Two months later, at the June Google I/O conference in 2012, the Project Glass team demonstrated the power of Glass by livestreaming the view a parachuter had while jumping out of a blimp. The devices were featured on the runway of New York Fashion Week in September 2012. That October, TIME named Glass its "Invention of the Year."

Glass was wildly anticipated from the moment it was announced and inspired fervor for its futuristic feeling interface, promising an integrated user experience that would be a major advancement in the next generation of wearable technology — two years before the Apple Watch ushered in a wave of people who prefer their accessories computerized.

That anticipation kept Glass in the headlines through its public release. In early 2013, Google hosted a Twitter competition encouraging users to submit what they'd do #IfIHadGlass in hopes of winning a chance to buy a pair of Glass for a $1,500 pricetag, plus travel expenses to pick it up and be trained to use the device in Los Angeles, San Francisco, or New York.

The hefty expense, coupled with an early adopter audience that consisted largely of tech developers and select celebrities, began to shift the public perception of Glass from an exciting innovation for the masses to one which underscored a class divide.

"I believe [Glass] became a reference point of wealth, of being special, and I could feel that— because I would wear it every day and bring it to meetings, or go dancing, go to a party," Thrun said in Myers' book. "I was celebrated like a rock star because of it, [which] was shocking in the sense that I'm a geek. I'm in the dork category myself...but it had this effect on people."

As more people began to explore the world wearing their Glass devices, spotting a pair in the wild became a bit of a digital game. The Tumblr blog "White Men Wearing Google Glass" became popular, documenting "in the wild" encounters with Glass users, and the portmanteau "Glasshole" was popularized to describe users more engaged with their device than reality.

"Glasshole" quickly eclipsed Google's preferred label of "Explorers" for users of the Glass technology, further damaging its reputation.

Already most heavily adopted by engineers and computer scientists, the image of the Glass user got progressively less cool — with a viral image taken from inside a shower by a Glass user exemplifying the product's image problem.

"The whole episode was such a carnival of failure that it's honestly hard to say, but I think you could argue the leading reason Glass failed was Google's marketing," Myers wrote in a Reddit thread discussing his book.

The device would have been better marketed as a sport-utility camera like a Go-Pro, Myers wrote, which developers realized too late.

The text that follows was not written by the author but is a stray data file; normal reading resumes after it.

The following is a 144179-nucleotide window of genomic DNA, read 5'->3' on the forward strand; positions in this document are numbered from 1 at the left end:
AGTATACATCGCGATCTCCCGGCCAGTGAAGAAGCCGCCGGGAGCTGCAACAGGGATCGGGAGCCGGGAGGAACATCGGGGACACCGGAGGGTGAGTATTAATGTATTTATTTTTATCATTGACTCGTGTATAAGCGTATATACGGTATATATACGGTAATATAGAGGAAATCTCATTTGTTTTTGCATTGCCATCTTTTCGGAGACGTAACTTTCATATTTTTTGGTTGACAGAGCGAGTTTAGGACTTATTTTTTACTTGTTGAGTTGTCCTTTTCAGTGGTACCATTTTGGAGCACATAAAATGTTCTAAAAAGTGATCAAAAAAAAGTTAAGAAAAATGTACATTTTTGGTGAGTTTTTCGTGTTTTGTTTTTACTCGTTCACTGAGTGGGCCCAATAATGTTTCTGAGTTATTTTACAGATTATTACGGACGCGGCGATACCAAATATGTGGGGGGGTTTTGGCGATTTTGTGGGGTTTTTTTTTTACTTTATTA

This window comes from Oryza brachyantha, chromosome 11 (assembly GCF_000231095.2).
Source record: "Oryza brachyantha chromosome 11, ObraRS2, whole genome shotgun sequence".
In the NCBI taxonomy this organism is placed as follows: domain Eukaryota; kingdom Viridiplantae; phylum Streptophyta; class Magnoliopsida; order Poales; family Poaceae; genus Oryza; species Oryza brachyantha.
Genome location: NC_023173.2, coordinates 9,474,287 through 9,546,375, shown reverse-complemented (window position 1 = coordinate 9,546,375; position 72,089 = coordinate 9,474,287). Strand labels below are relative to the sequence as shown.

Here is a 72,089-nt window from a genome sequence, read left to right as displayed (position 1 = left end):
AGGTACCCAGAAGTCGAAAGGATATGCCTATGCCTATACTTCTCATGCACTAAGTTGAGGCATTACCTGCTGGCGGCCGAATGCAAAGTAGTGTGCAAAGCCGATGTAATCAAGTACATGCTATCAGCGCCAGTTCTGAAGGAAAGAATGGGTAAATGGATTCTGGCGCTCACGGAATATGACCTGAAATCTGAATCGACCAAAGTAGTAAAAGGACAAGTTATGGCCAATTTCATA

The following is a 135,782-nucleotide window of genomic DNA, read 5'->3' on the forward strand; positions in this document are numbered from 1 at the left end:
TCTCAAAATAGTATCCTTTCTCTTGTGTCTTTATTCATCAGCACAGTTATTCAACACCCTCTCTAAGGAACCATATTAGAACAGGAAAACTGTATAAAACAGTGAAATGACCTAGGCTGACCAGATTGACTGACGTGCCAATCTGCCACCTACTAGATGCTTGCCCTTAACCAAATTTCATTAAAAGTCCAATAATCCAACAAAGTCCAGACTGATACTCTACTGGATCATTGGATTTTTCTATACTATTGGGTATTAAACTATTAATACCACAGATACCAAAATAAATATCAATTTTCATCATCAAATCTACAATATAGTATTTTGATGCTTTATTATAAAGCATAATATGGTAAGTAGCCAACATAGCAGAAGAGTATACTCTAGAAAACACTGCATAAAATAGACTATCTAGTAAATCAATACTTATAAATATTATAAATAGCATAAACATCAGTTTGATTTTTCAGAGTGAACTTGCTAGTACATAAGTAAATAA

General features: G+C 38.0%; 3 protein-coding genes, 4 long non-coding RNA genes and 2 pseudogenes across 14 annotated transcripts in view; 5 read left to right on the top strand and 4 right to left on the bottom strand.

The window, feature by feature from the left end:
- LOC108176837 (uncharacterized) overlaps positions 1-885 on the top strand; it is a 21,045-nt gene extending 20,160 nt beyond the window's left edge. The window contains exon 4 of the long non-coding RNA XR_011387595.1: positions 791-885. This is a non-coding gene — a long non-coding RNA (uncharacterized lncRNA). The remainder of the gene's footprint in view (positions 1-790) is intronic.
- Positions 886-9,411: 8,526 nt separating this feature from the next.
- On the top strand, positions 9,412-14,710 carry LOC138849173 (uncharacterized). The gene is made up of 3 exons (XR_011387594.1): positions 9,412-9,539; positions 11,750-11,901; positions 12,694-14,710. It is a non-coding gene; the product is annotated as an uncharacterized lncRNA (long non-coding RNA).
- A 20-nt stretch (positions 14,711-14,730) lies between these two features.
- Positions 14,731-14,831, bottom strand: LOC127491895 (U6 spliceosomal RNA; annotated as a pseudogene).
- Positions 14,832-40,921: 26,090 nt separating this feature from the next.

"Instead, Google tried to market Glass as a piece of high fashion. Their argument was that if they wanted people to wear it all day, they had to convince the public that ~cool and hot people~ wear Glass," Myers wrote. "So they strapped it onto runway models, celebs, and slapped an exorbitant price tag on it to make it seem exclusive. Unfortunately, the only people who took the bait were rich white dudes, and everything else came crashing down when people started realizing Glass couldn't actually do what Google promised it could do in their now-infamous "One Day" YouTube video."

Government surveillance and anti-Glass "hate crimes"

Even if Google had been able to overcome some of the concerns around its Glass audience — either by lowering the price point or making them widely available to a broader consumer audience — another blow to its public perception was dealt in June 2013.

That summer, National Security Agency contractor Edward Snowden revealed — through a series of whistleblowing leaks — that the government accessed and collected data from Google and other tech companies such as Facebook with a program called PRISM.

While there had been some rumblings about privacy worries among non-Glass users prior to the PRISM revelations, Snowden's information brought to a head the concerns about covert recordings made by users and whether the government may be able to access views seen through Glass devices. Police departments eyed the technology and the device's potential as a surveillance tool became more obvious and worrying to the public.

"If PRISM hadn't happened, maybe the privacy issues may have passed," Myers told Insider. "I always come back to Google Home and Alexa and when those first came out people were skeptical and didn't trust it, but now everyone has Ring doorbells and smart speakers."